In the United States, about 37 children die each year in hot cars.
Few are left in the car intentionally.
About half are accidents. Parents who forgot that the child was still in the car.
Many of the deaths are kids who got into the car and couldn’t get out.
All are tragic.
Kids in Hot Cars
How can you forget a child in a car?
Especially a car that might heat up to the point that a child can quickly die inside?
Although many people find it unbelievable that it can happen, it happens just the same.
People, once they are out of their very rigid routine, forget to drop a child off at daycare or that their child is still in the car.
“On days when the ambient temperature was 72°F, we showed that the internal vehicle temperature can reach 117°F within 60 minutes, with 80% of the temperature rise occurring in the first 30 minutes.”
Catherine McLaren on Heat Stress From Enclosed Vehicles
And remember, it doesn’t even have to be that hot outside for a car to quickly heat up.
How Hot Car Deaths Happen
It’s easy to see how some hot car deaths happen.
These are the deaths that are borne out of parental negligence. The kids who are left in a car while their parents party or shop.
But then you have the story of the mom who forgot to drop off her 7-month-old – dad usually drops her off – and doesn’t notice that she is still in the car until she picks up her son at daycare after work.
Or the child forgotten in a car after a family returns home.
Some deaths occur at daycare – kids left on a bus or van.
And sometimes kids get trapped in a car that had been unlocked.
Reducing the Risk of Hot Car Deaths
To help reduce the risk of these tragic hot car deaths, it might help to:
- never leave your child alone in any vehicle, not even for a minute
- lock your car and secure the keys so that your kids can’t get into your car and play by themselves
- check the inside (after checking nearby bodies of water) of nearby vehicles, including their trunks, when a child goes missing
- make sure your daycare provider alerts you if your child doesn’t show up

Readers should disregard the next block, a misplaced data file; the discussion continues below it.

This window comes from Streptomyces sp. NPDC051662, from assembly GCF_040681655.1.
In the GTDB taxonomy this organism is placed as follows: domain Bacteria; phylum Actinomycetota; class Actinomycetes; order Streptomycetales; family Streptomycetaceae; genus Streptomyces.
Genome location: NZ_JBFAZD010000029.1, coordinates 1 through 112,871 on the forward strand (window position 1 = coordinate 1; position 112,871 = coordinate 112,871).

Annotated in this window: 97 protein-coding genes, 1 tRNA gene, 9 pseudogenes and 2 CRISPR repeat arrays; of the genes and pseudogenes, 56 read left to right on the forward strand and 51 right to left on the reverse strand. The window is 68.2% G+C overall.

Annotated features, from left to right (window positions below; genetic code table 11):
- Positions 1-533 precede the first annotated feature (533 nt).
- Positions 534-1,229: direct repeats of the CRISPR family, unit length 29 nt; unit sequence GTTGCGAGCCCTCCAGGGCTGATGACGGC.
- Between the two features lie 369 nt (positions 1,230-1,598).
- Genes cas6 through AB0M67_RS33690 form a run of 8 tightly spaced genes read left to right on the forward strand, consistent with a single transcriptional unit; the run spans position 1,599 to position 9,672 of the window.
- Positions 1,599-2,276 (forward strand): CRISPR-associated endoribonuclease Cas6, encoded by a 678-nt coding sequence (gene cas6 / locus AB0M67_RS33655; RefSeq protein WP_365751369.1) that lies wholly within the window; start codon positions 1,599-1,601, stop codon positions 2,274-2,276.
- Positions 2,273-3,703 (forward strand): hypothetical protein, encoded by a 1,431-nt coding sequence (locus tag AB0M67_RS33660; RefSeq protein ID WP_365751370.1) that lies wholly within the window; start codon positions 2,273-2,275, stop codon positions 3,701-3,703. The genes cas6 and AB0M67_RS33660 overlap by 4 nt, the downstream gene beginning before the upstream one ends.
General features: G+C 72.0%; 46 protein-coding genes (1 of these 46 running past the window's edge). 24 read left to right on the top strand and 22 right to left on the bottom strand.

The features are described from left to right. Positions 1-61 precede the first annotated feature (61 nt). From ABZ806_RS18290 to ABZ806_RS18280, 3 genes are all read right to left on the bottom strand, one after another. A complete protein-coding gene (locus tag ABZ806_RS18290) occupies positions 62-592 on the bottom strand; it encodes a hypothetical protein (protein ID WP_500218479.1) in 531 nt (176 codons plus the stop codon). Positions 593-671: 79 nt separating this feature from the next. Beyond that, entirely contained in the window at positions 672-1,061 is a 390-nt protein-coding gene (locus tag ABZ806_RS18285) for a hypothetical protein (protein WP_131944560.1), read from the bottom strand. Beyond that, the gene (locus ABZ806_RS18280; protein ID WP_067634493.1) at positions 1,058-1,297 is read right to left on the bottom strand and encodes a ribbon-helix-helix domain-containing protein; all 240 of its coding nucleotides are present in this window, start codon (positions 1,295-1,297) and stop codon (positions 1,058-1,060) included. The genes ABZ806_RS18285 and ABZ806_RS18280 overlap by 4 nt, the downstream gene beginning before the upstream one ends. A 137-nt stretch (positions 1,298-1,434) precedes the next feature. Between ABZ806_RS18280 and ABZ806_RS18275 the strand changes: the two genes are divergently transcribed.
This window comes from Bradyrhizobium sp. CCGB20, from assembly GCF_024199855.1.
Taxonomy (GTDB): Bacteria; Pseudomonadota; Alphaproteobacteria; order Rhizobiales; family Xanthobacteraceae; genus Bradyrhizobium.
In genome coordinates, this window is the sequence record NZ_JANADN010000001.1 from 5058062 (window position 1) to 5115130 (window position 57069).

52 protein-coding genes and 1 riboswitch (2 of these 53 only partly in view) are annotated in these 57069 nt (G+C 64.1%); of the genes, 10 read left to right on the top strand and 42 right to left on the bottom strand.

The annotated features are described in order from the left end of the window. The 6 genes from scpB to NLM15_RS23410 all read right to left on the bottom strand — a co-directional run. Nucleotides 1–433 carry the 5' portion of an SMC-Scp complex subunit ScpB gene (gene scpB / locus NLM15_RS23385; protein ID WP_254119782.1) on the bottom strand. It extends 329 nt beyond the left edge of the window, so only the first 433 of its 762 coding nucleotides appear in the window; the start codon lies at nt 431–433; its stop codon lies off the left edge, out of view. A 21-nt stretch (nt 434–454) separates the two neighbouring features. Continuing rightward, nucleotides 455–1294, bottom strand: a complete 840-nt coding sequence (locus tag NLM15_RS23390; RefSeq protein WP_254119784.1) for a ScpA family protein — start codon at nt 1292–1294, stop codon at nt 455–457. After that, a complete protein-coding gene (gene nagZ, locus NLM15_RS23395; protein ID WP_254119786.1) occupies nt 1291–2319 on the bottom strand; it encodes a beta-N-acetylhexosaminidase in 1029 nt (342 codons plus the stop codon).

- place reminders in the back seat with your child, so that even if you forget to drop off your child on the way to work, you will notice once you get to work and gather your things
- bring your kids inside the house before anything else, so that you are less likely to get distracted and forget them outside
- have a designated watcher if you have a lot of kids, especially if they are in multiple cars, to make sure everyone gets inside and no one is left in the car
- call 911 if you see a child alone in any vehicle and get them out as soon as possible if they are not responsive or they are in distress
- push for automakers to include standard devices in all cars to prevent hot car deaths
Most importantly, remember that it can happen to anyone, so be extra careful when you break your routine and always “look before you leave” or lock your car.
What To Know About Hot Car Deaths
Look before you lock and learn other way to reduce your child’s risk of a hot car death.
More About Hot Car Deaths
- Statistics on Hot Car Deaths
- Vehicle Heating Dynamics
- Heat Stroke Stories
- It Can Happen to Anyone: Dozens of Children Die Every Year in Hot Cars
- Take Action to Prevent Heatstroke
- Prevent Child Heatstroke in Cars
- Study – Heat Stress From Enclosed Vehicles: Moderate Ambient Temperatures Cause Significant Temperature Rise in Enclosed Vehicles
Last Updated on July 1, 2017 by Vincent Iannelli, MD
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